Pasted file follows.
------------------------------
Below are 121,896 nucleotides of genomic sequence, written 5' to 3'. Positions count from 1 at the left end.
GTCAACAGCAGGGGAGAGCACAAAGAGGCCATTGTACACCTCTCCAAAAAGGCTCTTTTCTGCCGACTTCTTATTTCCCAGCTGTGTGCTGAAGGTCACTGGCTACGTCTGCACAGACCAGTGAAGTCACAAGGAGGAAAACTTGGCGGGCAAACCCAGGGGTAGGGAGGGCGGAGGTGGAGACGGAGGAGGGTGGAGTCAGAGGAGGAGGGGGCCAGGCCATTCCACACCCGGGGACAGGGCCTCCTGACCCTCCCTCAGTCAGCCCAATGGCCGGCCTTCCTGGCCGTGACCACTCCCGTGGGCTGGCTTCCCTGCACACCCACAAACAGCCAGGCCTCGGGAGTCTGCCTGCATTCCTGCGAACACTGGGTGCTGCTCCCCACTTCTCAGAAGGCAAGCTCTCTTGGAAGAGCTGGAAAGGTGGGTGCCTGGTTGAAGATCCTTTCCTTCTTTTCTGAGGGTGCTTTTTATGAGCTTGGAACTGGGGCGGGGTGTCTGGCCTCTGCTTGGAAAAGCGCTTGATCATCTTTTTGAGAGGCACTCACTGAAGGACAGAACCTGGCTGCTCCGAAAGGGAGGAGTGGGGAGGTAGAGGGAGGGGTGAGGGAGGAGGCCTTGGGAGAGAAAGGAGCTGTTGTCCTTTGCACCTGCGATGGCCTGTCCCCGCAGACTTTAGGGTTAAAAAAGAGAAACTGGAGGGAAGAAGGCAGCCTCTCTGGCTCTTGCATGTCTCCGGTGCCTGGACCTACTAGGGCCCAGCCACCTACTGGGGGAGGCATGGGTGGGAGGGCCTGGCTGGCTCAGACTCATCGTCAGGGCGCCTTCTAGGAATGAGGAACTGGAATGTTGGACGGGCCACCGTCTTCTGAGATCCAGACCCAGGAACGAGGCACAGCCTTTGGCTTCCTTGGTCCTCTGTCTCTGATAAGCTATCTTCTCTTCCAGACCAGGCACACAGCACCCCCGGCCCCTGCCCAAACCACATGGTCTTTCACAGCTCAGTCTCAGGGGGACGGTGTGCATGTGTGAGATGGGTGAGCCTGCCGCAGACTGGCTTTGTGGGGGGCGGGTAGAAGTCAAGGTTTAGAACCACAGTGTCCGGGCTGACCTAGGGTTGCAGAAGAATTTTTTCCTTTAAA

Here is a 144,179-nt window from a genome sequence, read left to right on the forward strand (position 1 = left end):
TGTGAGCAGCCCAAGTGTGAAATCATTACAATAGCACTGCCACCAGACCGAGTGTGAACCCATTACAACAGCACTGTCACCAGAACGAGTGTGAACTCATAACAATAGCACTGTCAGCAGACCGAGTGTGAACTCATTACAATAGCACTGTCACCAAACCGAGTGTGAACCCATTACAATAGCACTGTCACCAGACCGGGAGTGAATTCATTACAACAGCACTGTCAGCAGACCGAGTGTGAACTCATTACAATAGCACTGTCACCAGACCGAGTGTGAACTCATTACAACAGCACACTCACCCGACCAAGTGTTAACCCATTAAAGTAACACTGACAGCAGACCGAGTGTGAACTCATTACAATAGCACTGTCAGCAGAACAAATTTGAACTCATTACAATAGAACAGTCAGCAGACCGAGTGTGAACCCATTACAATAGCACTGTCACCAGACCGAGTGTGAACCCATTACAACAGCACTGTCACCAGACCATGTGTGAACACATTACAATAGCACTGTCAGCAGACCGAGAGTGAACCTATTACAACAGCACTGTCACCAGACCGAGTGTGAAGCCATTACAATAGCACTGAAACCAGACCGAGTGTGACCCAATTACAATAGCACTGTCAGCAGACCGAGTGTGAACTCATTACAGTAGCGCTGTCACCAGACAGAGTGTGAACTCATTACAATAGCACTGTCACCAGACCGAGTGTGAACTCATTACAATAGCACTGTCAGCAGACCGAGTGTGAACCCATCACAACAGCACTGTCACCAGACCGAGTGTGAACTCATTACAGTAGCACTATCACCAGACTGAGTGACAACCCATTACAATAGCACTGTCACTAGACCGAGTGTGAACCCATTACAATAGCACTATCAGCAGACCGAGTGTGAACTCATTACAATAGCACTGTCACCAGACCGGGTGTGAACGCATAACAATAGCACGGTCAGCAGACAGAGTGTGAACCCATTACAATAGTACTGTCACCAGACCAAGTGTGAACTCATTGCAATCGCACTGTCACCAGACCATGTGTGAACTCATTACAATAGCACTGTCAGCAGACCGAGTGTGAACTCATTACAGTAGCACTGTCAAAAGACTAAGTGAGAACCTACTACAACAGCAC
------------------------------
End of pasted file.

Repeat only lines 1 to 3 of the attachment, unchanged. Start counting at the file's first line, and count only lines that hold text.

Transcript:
Below are 121,896 nucleotides of genomic sequence, written 5' to 3'. Positions count from 1 at the left end.
GTCAACAGCAGGGGAGAGCACAAAGAGGCCATTGTACACCTCTCCAAAAAGGCTCTTTTCTGCCGACTTCTTATTTCCCAGCTGTGTGCTGAAGGTCACTGGCTACGTCTGCACAGACCAGTGAAGTCACAAGGAGGAAAACTTGGCGGGCAAACCCAGGGGTAGGGAGGGCGGAGGTGGAGACGGAGGAGGGTGGAGTCAGAGGAGGAGGGGGCCAGGCCATTCCACACCCGGGGACAGGGCCTCCTGACCCTCCCTCAGTCAGCCCAATGGCCGGCCTTCCTGGCCGTGACCACTCCCGTGGGCTGGCTTCCCTGCACACCCACAAACAGCCAGGCCTCGGGAGTCTGCCTGCATTCCTGCGAACACTGGGTGCTGCTCCCCACTTCTCAGAAGGCAAGCTCTCTTGGAAGAGCTGGAAAGGTGGGTGCCTGGTTGAAGATCCTTTCCTTCTTTTCTGAGGGTGCTTTTTATGAGCTTGGAACTGGGGCGGGGTGTCTGGCCTCTGCTTGGAAAAGCGCTTGATCATCTTTTTGAGAGGCACTCACTGAAGGACAGAACCTGGCTGCTCCGAAAGGGAGGAGTGGGGAGGTAGAGGGAGGGGTGAGGGAGGAGGCCTTGGGAGAGAAAGGAGCTGTTGTCCTTTGCACCTGCGATGGCCTGTCCCCGCAGACTTTAGGGTTAAAAAAGAGAAACTGGAGGGAAGAAGGCAGCCTCTCTGGCTCTTGCATGTCTCCGGTGCCTGGACCTACTAGGGCCCAGCCACCTACTGGGGGAGGCATGGGTGGGAGGGCCTGGCTGGCTCAGACTCATCGTCAGGGCGCCTTCTAGGAATGAGGAACTGGAATGTTGGACGGGCCACCGTCTTCTGAGATCCAGACCCAGGAACGAGGCACAGCCTTTGGCTTCCTTGGTCCTCTGTCTCTGATAAGCTATCTTCTCTTCCAGACCAGGCACACAGCACCCCCGGCCCCTGCCCAAACCACATGGTCTTTCACAGCTCAGTCTCAGGGGGACGGTGTGCATGTGTGAGATGGGTGAGCCTGCCGCAGACTGGCTTTGTGGGGGGCGGGTAGAAGTCAAGGTTTAGAACCACAGTGTCCGGGCTGACCTAGGGTTGCAGAAGAATTTTTTCCTTTAAA

Here is a 144,179-nt window from a genome sequence, read left to right on the forward strand (position 1 = left end):